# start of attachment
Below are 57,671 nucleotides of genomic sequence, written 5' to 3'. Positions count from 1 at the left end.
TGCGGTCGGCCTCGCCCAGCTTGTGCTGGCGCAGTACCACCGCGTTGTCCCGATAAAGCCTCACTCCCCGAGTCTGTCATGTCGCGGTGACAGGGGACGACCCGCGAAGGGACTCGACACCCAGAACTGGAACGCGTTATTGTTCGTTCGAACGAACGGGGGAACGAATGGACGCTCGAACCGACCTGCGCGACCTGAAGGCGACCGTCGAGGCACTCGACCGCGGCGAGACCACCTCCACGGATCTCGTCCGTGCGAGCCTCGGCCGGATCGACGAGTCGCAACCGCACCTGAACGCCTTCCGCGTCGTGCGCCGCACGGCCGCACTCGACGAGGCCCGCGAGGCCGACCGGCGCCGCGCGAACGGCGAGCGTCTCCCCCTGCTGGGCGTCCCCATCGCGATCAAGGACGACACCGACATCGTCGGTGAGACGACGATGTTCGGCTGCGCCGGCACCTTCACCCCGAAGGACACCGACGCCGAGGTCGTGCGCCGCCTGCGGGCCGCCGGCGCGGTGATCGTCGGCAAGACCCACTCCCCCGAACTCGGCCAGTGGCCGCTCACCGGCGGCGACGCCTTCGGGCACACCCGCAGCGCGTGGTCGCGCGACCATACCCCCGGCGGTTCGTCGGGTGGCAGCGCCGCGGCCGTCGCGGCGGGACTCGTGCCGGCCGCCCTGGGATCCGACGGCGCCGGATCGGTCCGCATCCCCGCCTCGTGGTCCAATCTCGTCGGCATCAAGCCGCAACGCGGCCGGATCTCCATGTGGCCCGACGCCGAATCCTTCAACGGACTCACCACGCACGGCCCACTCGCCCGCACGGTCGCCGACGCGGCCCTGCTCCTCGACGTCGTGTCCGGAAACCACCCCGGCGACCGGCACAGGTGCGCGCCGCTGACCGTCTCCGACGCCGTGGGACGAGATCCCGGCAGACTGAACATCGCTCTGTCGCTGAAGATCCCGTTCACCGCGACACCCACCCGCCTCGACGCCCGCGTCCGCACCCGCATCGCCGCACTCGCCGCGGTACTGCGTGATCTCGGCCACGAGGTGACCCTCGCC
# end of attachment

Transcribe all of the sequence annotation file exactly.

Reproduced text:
Below are 57,671 nucleotides of genomic sequence, written 5' to 3'. Positions count from 1 at the left end.
TGCGGTCGGCCTCGCCCAGCTTGTGCTGGCGCAGTACCACCGCGTTGTCCCGATAAAGCCTCACTCCCCGAGTCTGTCATGTCGCGGTGACAGGGGACGACCCGCGAAGGGACTCGACACCCAGAACTGGAACGCGTTATTGTTCGTTCGAACGAACGGGGGAACGAATGGACGCTCGAACCGACCTGCGCGACCTGAAGGCGACCGTCGAGGCACTCGACCGCGGCGAGACCACCTCCACGGATCTCGTCCGTGCGAGCCTCGGCCGGATCGACGAGTCGCAACCGCACCTGAACGCCTTCCGCGTCGTGCGCCGCACGGCCGCACTCGACGAGGCCCGCGAGGCCGACCGGCGCCGCGCGAACGGCGAGCGTCTCCCCCTGCTGGGCGTCCCCATCGCGATCAAGGACGACACCGACATCGTCGGTGAGACGACGATGTTCGGCTGCGCCGGCACCTTCACCCCGAAGGACACCGACGCCGAGGTCGTGCGCCGCCTGCGGGCCGCCGGCGCGGTGATCGTCGGCAAGACCCACTCCCCCGAACTCGGCCAGTGGCCGCTCACCGGCGGCGACGCCTTCGGGCACACCCGCAGCGCGTGGTCGCGCGACCATACCCCCGGCGGTTCGTCGGGTGGCAGCGCCGCGGCCGTCGCGGCGGGACTCGTGCCGGCCGCCCTGGGATCCGACGGCGCCGGATCGGTCCGCATCCCCGCCTCGTGGTCCAATCTCGTCGGCATCAAGCCGCAACGCGGCCGGATCTCCATGTGGCCCGACGCCGAATCCTTCAACGGACTCACCACGCACGGCCCACTCGCCCGCACGGTCGCCGACGCGGCCCTGCTCCTCGACGTCGTGTCCGGAAACCACCCCGGCGACCGGCACAGGTGCGCGCCGCTGACCGTCTCCGACGCCGTGGGACGAGATCCCGGCAGACTGAACATCGCTCTGTCGCTGAAGATCCCGTTCACCGCGACACCCACCCGCCTCGACGCCCGCGTCCGCACCCGCATCGCCGCACTCGCCGCGGTACTGCGTGATCTCGGCCACGAGGTGACCCTCGCC